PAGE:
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Hospital etiquette


Specializes in Med-Surg.

Is it appropriate for a family member to go ask a nurse for help vs pressing the call bell? Does it depend on the situation? Example My husband was in the hospital a few weeks ago and the iv drip started beeping, since I was with him I just went to the nurse desk to tell them. Also at one point his iv started bleeding I also went and said something to the first nurse I saw in the hallway. Do nurses find that annoying, is it always better to ring the call button and wait?

noyesno, MSN, APRN, NP

Specializes in Family Medicine. Has 11 years experience.

Please ring the call light first, if it's not something emergent. If you're waiting a long time, please call me directly on my phone. If you are really, really waiting a long time, just press the restart button on the IV pump (TOTALLY KIDDING).

It's hard when people come up to you and ask for something directly because you feel like you need to stop what you are doing and help them RIGHT AWAY. Not to mention, interruptions can screw me up. I may put in the wrong physician order or chart something incorrectly.

Sounds like the nurses made you feel like you were annoying them. Not okay. Also, he probably should have gotten a new IV site if it kept beeping like cray. I hate when nurses make patient's feel bad for calling about their beeping IV over and over. Just put a new site in already. Jeez.

JustBeachyNurse, RN

Specializes in Complex pediatrics turned LTC/subacute geriatrics. Has 11 years experience.

Non emergent (and a beeping IV alarm is annoying but not emergent. There are safety mechanisms in place) press the call button. If no response in a few minutes, call the nurse if the facility gives out the nurse numbers. Going to any staff member you may interrupt what they are doing and inadvertently cause an error. The random nurse approached might be not from the floor, not familiar with your family member in room 9 or not even a licensed nurse.

A bleeding IV site is urgent but can wait for a response to a call bell.

Now unresponsive, stroke symptoms, chest pain-- ring the bell and call out for help. Or call the rapid response team.

~PedsRN~, BSN, RN

Specializes in Acute Care Pediatrics. Has 4 years experience.

This is one of my pet peeves as a nurse.

You may come out and grab me... but I don't know the patient, the situation, their diet, their activity orders, etc. I can stop an IV from beeping, but I don't know if I need to restart it, change the fluids, the rate, etc.

Hitting the call bell ensures that your nurse will be the one to respond, or if not - she will fill in the nurse going into the room on pertinent information that she needs to know.

WanderingWilder, ASN

Specializes in Med-Surg.

Thank you all for your answers. Wasn't something I thought about while there, after we got home I was like gee maybe I was annoying. I'll do better next if there is a next time.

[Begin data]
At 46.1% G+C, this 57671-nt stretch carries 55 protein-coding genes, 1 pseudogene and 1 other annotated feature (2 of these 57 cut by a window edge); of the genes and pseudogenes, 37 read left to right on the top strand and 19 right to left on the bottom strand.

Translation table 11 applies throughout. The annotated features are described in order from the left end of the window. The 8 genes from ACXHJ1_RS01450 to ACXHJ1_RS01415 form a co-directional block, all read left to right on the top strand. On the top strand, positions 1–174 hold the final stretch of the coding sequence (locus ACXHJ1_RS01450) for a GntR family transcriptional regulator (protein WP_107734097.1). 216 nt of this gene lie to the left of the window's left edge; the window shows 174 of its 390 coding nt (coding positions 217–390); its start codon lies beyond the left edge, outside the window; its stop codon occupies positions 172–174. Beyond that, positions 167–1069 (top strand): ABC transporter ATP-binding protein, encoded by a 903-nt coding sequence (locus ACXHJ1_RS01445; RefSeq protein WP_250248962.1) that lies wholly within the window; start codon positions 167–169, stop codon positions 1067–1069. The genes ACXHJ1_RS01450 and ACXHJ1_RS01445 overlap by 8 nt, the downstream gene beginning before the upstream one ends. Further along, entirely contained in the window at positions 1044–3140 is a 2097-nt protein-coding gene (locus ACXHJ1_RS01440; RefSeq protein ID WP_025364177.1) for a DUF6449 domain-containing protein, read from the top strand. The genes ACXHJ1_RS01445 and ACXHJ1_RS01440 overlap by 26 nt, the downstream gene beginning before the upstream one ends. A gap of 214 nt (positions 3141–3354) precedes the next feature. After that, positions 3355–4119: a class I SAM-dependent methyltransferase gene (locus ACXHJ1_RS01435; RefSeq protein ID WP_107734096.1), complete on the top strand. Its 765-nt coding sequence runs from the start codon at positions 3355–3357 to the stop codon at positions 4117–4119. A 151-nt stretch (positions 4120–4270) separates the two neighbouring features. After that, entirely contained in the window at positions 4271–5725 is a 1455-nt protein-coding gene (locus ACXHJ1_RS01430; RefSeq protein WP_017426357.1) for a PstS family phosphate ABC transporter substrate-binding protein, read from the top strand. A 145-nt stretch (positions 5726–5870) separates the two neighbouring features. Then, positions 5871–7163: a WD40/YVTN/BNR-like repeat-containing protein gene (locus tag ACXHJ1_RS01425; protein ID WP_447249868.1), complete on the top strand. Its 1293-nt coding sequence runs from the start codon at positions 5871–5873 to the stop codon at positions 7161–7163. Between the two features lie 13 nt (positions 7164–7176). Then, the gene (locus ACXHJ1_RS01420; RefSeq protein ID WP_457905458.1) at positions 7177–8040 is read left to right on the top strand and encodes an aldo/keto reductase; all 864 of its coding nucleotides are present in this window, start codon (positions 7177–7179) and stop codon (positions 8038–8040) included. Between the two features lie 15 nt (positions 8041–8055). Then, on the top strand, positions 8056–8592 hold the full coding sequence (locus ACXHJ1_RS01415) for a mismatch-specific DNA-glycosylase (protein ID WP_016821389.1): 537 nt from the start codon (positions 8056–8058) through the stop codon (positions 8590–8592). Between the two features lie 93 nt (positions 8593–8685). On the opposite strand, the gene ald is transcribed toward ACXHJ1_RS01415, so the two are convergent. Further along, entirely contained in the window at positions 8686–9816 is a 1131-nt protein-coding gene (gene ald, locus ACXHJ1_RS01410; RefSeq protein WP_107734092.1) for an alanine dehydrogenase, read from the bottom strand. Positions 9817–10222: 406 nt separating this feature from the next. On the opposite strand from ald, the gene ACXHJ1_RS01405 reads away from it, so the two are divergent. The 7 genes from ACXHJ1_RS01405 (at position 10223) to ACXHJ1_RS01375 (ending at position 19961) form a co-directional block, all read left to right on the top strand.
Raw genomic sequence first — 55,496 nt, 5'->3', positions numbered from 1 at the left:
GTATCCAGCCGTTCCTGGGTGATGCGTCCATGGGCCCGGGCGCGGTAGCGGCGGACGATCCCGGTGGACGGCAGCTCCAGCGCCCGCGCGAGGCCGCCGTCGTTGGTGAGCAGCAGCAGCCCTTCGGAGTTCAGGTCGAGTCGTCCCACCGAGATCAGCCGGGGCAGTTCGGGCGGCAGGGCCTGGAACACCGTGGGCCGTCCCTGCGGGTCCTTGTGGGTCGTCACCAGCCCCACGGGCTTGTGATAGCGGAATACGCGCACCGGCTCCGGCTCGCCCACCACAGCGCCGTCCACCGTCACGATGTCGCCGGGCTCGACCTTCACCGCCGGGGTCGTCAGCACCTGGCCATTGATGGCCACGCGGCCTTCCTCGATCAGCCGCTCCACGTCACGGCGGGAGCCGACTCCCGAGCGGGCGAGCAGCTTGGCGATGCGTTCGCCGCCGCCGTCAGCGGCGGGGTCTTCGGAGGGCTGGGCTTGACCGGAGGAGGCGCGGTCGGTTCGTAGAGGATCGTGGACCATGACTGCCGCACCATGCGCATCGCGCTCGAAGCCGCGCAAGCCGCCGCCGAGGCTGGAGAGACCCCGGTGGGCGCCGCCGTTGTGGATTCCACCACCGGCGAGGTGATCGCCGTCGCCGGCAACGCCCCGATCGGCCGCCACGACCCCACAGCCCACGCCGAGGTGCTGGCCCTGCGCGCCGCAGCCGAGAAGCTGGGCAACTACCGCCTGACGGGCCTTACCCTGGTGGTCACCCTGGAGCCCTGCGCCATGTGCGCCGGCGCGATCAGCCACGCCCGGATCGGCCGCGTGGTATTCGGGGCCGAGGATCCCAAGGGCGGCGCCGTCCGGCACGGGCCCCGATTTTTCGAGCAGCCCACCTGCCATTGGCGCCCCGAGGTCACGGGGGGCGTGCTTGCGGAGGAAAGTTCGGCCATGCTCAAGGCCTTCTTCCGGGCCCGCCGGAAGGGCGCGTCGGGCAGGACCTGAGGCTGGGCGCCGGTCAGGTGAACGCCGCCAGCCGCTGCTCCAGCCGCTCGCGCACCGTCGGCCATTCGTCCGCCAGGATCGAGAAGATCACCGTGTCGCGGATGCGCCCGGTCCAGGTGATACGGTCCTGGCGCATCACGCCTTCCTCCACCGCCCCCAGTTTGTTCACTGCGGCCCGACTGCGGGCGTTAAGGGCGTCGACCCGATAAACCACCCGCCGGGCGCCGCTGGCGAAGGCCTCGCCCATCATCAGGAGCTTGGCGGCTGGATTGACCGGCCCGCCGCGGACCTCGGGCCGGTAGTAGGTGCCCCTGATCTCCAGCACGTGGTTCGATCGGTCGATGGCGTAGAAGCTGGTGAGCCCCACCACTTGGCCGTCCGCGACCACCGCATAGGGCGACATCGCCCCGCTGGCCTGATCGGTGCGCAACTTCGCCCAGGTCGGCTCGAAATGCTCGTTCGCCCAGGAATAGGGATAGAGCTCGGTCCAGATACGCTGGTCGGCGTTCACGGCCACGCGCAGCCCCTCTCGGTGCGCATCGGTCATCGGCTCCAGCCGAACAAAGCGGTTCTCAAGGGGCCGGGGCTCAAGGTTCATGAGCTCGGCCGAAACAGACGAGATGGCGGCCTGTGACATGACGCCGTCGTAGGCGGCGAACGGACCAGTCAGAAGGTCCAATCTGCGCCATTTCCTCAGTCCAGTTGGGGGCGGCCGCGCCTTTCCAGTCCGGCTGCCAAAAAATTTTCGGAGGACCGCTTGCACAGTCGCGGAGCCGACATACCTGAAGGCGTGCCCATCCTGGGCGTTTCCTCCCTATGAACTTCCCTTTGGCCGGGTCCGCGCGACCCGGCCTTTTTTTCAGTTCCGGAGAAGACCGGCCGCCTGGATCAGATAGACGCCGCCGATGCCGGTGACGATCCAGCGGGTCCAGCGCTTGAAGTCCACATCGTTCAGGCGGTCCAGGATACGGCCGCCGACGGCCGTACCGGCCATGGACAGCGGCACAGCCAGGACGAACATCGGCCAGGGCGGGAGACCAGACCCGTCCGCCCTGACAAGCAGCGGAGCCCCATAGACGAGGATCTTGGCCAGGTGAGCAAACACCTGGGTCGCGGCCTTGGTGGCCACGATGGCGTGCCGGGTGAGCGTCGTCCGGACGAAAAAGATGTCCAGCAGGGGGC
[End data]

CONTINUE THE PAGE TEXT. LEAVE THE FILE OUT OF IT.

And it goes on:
Specializes in Hospital medicine; NP precepting; staff education. Has 20 years experience.

That's very thoughtful of you to ask. Not many are as considerate. I agree with previous posters.

In my department (The emergency department) I am often sat at a corner spot at the desk which happens to also be a high traffic area. This makes me very accessible to everyone, which is both great and not-so-great. To give you insight as a family member and a visitor, I really am happy to help you, but often interruptions which may seem innocuous are not. But please, if it is something critical or very serious, let me know right away. Other things can usually be put off for a moment. The ER (or ED) is an extremely fast paced environment and I may have several things at once that I have to prioritize and if it is something that can be delegated to another, I'll do it.

Our goal is never to ignore you or discard your needs. Just sometimes they have to be integrated among other care. Thank you for not mentioning to the staff "Gee, I wish I could play on the computer all day." I appreciate that you did not indicate anything like that. In this digital age, we receive all (or most) of our orders and results and communication that way, so I'm glued to it when I'm not at my patient's or family members' sides.

I hope he is doing well and that your stay was at least meeting your expectations.

Call light first if not emergent. So many people will come up to the main nurse's station and ask questions about patients or how they are doing. If the primary nurse isn't there, the secretary or other staff will not always know the answers. those questions can then be missed if they get busy and forget to mention it for a while to me. The call light allows for direct communication with who you need. And where I work, our system will even tell us the request. For example, we get a message on our phone that says one of these phrases usually: nurse needed, tech needed, IV beeping or bleeding or hurting, patient needs pain medication, patient needs bathroom assist, patient ready for discharge. It is so helpful.

Nonyvole, BSN, RN

Specializes in Emergency.

Call light. But, in my department, if there is no response in a couple minutes, I have no issue with people coming out. There are some that I have worked with who will not answer call bells, or just turn them off at the desk. (Yes, they were dealt with.)